The contemporary artist behind Golden Teardrop talks about his new exhibition.
By Gail Piyanan|
Thai artist Arin Rungjang, best known for his internationally acclaimed, site-specific installation Golden Teardrop (2013), makes a stop in Bangkok for a month and a half to showcase his latest creation 246247596248914102516...And then there were none at Gallery VER.
This installation was previously shown at the world’s largest international contemporary art festival, Documenta 14, which, was hosted this year in two different cities: Athens in Greece and Kassel in Germany.The installation series 246247596248914102516...And then there were none shown in Kassel, and now in Bangkok, is a sequel to the And then there were none (Tomorrow we will become Thailand) exhibition displayed in Athens.
What inspired you to create this exhibition? One day I was watching a documentary on the History Channel called Inside Hitler's Reich Chancellery, which chronicles the life of Adolf Hitler during [and after] World War II. There was a part when Hitler was hiding in his bunker after the war, and it showed his guestbook in close-up, revealing that the last name on the last page was a Thai name. So, I did research to find out who that Thai person was, why did he come to see Hitler 10 days before the Nazi leader shot himself to death.
And what did you discover? I found out that the man was Prasat Chutin or Phra Prasatphitthayayut, whose name doesn’t appear in Thai history lessons. He went to Germany to study military science, where his classmates later became Nazi members. So it kind of makes sense that, after the Thai political revolution, he was appointed the Thai ambassador in Berlin. My work decodes Prasart Chutin’s memoir, 225 Days in a Russian Prison, published in honor of his wife at her funeral. In it, he wrote about Hitler, describing the Nazi leader as “the most gentle man I’ve ever met in Germany.” This was never reflected in mass media like movies, books or photographs.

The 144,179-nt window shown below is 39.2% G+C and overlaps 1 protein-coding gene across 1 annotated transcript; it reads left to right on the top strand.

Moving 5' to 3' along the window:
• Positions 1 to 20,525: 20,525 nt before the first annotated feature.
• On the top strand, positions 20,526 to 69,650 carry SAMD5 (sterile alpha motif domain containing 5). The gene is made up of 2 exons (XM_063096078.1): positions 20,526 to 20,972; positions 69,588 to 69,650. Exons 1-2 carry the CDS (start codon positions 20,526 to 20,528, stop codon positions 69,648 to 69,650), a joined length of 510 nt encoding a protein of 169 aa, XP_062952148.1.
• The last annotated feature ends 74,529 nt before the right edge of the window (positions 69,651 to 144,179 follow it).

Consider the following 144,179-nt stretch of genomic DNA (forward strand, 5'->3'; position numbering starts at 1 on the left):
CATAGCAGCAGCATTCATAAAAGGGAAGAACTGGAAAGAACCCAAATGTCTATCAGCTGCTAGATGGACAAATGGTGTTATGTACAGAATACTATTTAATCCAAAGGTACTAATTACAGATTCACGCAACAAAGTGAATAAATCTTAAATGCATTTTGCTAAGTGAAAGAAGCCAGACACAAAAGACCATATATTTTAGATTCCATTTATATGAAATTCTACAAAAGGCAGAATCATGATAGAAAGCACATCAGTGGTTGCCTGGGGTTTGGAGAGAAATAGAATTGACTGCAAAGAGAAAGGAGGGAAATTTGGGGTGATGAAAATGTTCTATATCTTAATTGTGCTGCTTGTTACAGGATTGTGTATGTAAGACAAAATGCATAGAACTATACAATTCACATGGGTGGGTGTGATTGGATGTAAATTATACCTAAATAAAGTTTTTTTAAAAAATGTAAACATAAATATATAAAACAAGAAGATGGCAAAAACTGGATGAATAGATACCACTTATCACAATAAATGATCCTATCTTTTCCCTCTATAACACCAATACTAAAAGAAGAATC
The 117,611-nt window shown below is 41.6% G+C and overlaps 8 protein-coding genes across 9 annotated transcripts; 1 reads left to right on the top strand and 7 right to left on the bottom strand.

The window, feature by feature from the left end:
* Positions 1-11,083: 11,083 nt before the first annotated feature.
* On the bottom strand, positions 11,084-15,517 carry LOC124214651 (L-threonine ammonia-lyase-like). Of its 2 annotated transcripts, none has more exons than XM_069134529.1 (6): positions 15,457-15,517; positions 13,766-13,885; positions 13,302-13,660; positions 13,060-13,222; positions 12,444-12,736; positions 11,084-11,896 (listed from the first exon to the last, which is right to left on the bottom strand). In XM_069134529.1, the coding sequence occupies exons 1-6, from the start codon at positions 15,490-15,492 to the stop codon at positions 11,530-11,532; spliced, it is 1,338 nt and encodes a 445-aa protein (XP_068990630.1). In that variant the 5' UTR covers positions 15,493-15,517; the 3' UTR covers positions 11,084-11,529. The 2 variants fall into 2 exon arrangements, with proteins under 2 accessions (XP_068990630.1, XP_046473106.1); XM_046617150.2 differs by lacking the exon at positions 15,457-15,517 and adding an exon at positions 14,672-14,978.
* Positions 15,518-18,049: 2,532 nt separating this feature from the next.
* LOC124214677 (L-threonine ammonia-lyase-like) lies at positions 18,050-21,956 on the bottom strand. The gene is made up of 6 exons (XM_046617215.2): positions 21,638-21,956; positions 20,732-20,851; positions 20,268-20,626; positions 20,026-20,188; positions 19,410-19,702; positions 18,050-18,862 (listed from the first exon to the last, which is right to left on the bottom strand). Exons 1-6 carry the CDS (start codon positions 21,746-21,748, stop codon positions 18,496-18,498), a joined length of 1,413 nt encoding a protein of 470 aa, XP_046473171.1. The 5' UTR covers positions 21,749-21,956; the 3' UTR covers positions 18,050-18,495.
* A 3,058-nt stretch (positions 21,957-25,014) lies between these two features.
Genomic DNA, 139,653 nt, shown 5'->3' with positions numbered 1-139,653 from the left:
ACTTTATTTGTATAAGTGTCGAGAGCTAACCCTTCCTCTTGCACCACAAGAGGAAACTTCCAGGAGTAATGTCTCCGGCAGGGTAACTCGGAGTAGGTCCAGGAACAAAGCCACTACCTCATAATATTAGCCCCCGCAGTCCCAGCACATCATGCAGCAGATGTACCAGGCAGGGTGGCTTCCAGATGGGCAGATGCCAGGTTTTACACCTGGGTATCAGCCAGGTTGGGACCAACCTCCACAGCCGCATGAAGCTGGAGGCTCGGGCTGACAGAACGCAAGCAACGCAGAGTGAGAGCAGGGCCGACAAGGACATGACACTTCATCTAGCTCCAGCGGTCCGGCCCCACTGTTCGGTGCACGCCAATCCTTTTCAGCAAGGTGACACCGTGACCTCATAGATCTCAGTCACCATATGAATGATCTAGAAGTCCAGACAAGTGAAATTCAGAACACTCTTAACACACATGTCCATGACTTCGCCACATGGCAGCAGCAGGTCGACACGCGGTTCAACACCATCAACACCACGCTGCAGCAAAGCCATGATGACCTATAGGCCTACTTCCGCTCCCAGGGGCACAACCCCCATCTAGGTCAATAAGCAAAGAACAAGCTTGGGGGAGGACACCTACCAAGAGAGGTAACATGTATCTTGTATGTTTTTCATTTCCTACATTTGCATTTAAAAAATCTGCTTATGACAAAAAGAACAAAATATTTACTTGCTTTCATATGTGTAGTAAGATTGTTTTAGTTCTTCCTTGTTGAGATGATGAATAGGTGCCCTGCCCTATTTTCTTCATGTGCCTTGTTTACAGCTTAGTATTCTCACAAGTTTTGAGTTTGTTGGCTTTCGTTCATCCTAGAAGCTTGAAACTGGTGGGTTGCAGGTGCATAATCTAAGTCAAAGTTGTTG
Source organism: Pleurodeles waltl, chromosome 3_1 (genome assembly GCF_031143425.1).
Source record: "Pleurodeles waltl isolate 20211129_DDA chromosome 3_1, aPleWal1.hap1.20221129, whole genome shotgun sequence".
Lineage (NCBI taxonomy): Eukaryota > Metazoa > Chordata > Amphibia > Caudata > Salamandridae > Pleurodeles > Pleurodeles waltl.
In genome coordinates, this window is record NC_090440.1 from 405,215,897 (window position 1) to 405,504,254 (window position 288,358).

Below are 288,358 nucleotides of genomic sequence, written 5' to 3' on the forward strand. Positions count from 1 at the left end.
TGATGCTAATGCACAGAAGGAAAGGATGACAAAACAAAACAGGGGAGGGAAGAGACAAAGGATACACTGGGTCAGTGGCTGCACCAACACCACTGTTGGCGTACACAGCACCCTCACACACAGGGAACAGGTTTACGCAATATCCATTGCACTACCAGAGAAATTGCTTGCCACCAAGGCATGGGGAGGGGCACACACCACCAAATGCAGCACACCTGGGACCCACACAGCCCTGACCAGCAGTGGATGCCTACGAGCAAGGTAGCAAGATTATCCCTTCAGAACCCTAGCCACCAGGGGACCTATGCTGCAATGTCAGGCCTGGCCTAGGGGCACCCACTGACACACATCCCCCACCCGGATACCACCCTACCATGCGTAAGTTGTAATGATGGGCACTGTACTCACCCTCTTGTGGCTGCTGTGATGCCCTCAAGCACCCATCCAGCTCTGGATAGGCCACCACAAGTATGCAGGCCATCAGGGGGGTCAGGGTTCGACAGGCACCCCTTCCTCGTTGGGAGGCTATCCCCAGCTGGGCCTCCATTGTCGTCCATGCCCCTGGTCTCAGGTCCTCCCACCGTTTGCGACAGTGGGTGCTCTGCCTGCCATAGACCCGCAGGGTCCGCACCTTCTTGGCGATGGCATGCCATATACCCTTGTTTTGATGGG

What should we expect from 246247596248914102516...And then there were none? As a visual maker, I grew up seeing the Democracy Monument all my life. So I’ve reinterpreted it as a massive bas-relief sculpture depicting a group of military veterans, inscripted with [the words], "Soldiers Fighting For Democracy." Another part [of the exhibition] is inspired by the memoir of Prasart Chutin, while another part is a video featuring memories of my great-grandfather, who took part in the pro-royalist Boworadet rebellion; my dad, who was beaten up by a Neo-Nazi gang (he passed away a while later); and myself, who was brought up by my single mom. There’s also a performance video that documents Germany after the Russians took over and all Nazi-related public elements were demolished or transformed into something else.
Your exhibition title contains a lot of numbers, seemingly random. What do they mean? The numbers are related to significant political events that happened in Thai history, which I’ll leave for people to decode themselves. Also, I chose to title my exhibition with numbers because our lives and memories these days are also run by numbers. Things are presented in numbers—like your date, month and year of birth, for example. If I asked, “do you remember when Thai soldiers shot at the masses?,” you might not be able to indicate which incident I’m talking about because it happened more than once. But when 14 October 1973 is stated, you’d know it right away.
What were the reactions from the audience when the exhibition was shown at Documenta 14 in Kassel earlier this year? Some Germans who came to see the work were itched and deeply moved [by the content]. When people talk about World War II, they usually talk about the genocide of the Jews. But Chutin documented the war from a different perspective, narrating the mass deaths of German veterans. This is history written from a personal memory. It’s powerful, and it’s totally different from the collective memory.
What kind of reaction do you expect from the Bangkok audience? I don’t expect anything; as I said earlier, my work is neutral. I grew up seeing the Democracy Monument, just like everyone who grows up in Thailand. Everyone is sharing the same [monumental] context. Getting to see the Democracy Monument again from a contemporary art context depends on the audience’s perception of democracy. My work can, therefore, either be seen as non-political or anything, depending on the viewers. Again, my work never forces the audience to see it in a certain way. It’s about returning the space to the audience to see and decide for themselves.